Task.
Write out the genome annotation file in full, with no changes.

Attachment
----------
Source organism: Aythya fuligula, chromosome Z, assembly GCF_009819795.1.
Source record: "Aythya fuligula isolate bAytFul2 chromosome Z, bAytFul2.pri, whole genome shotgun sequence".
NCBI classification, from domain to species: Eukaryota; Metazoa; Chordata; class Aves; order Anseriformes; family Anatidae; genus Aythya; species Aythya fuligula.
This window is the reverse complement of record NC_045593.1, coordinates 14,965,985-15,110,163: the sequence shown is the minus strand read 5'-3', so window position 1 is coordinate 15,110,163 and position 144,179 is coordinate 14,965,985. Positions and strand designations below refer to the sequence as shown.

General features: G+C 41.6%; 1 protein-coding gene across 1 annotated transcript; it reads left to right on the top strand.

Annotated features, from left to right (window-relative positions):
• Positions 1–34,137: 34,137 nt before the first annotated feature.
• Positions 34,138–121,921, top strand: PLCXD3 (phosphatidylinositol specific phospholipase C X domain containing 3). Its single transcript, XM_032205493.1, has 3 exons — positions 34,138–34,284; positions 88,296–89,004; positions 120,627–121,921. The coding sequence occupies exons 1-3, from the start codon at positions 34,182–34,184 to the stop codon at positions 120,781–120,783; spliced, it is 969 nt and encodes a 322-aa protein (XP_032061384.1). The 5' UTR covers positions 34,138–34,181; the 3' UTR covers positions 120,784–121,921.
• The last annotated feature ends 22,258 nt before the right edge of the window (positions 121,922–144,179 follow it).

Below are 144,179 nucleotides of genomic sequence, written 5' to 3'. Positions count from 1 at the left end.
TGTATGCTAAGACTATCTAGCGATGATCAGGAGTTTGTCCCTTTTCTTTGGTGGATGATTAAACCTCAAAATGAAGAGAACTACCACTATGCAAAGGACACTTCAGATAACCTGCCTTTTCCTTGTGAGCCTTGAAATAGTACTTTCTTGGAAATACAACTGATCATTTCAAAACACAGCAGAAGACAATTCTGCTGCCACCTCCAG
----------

Source organism: Aythya fuligula, chromosome Z, assembly GCF_009819795.1.
Source record: "Aythya fuligula isolate bAytFul2 chromosome Z, bAytFul2.pri, whole genome shotgun sequence".
NCBI classification, from domain to species: Eukaryota; Metazoa; Chordata; class Aves; order Anseriformes; family Anatidae; genus Aythya; species Aythya fuligula.
This window is the reverse complement of record NC_045593.1, coordinates 14,965,985-15,110,163: the sequence shown is the minus strand read 5'-3', so window position 1 is coordinate 15,110,163 and position 144,179 is coordinate 14,965,985. Positions and strand designations below refer to the sequence as shown.

General features: G+C 41.6%; 1 protein-coding gene across 1 annotated transcript; it reads left to right on the top strand.

Annotated features, from left to right (window-relative positions):
• Positions 1–34,137: 34,137 nt before the first annotated feature.
• Positions 34,138–121,921, top strand: PLCXD3 (phosphatidylinositol specific phospholipase C X domain containing 3). Its single transcript, XM_032205493.1, has 3 exons — positions 34,138–34,284; positions 88,296–89,004; positions 120,627–121,921. The coding sequence occupies exons 1-3, from the start codon at positions 34,182–34,184 to the stop codon at positions 120,781–120,783; spliced, it is 969 nt and encodes a 322-aa protein (XP_032061384.1). The 5' UTR covers positions 34,138–34,181; the 3' UTR covers positions 120,784–121,921.
• The last annotated feature ends 22,258 nt before the right edge of the window (positions 121,922–144,179 follow it).

Below are 144,179 nucleotides of genomic sequence, written 5' to 3'. Positions count from 1 at the left end.
TGTATGCTAAGACTATCTAGCGATGATCAGGAGTTTGTCCCTTTTCTTTGGTGGATGATTAAACCTCAAAATGAAGAGAACTACCACTATGCAAAGGACACTTCAGATAACCTGCCTTTTCCTTGTGAGCCTTGAAATAGTACTTTCTTGGAAATACAACTGATCATTTCAAAACACAGCAGAAGACAATTCTGCTGCCACCTCCAG